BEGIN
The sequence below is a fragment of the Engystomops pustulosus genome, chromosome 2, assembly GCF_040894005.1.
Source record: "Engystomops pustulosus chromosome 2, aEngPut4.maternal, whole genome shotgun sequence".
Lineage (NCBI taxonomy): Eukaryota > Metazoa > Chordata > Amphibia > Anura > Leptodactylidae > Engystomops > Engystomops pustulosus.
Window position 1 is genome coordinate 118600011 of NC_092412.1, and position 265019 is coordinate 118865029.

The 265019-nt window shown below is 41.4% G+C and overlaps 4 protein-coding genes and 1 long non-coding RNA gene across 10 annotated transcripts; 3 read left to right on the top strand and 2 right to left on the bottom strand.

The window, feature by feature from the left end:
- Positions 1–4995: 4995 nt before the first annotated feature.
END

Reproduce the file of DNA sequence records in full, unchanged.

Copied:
The sequence below is a fragment of the Engystomops pustulosus genome, chromosome 2, assembly GCF_040894005.1.
Source record: "Engystomops pustulosus chromosome 2, aEngPut4.maternal, whole genome shotgun sequence".
Lineage (NCBI taxonomy): Eukaryota > Metazoa > Chordata > Amphibia > Anura > Leptodactylidae > Engystomops > Engystomops pustulosus.
Window position 1 is genome coordinate 118600011 of NC_092412.1, and position 265019 is coordinate 118865029.

The 265019-nt window shown below is 41.4% G+C and overlaps 4 protein-coding genes and 1 long non-coding RNA gene across 10 annotated transcripts; 3 read left to right on the top strand and 2 right to left on the bottom strand.

The window, feature by feature from the left end:
- Positions 1–4995: 4995 nt before the first annotated feature.